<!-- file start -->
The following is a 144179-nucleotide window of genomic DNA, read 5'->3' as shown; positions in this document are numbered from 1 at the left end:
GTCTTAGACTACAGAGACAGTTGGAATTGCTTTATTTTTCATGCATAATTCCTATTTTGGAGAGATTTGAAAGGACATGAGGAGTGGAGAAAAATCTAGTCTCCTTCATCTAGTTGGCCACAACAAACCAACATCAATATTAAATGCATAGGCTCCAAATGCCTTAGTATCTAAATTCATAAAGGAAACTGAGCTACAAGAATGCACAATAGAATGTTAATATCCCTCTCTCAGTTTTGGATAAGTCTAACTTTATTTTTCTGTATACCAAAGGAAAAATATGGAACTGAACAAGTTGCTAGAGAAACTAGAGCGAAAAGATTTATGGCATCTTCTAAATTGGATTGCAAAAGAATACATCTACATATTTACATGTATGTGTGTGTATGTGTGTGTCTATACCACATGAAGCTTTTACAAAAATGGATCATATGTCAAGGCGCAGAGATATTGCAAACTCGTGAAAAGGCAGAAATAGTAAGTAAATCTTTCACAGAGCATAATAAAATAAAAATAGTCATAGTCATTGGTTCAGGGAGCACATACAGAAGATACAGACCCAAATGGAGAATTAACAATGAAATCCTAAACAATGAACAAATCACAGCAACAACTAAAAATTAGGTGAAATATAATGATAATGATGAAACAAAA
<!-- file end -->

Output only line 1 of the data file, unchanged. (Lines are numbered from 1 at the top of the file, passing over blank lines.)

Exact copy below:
The following is a 144179-nucleotide window of genomic DNA, read 5'->3' as shown; positions in this document are numbered from 1 at the left end: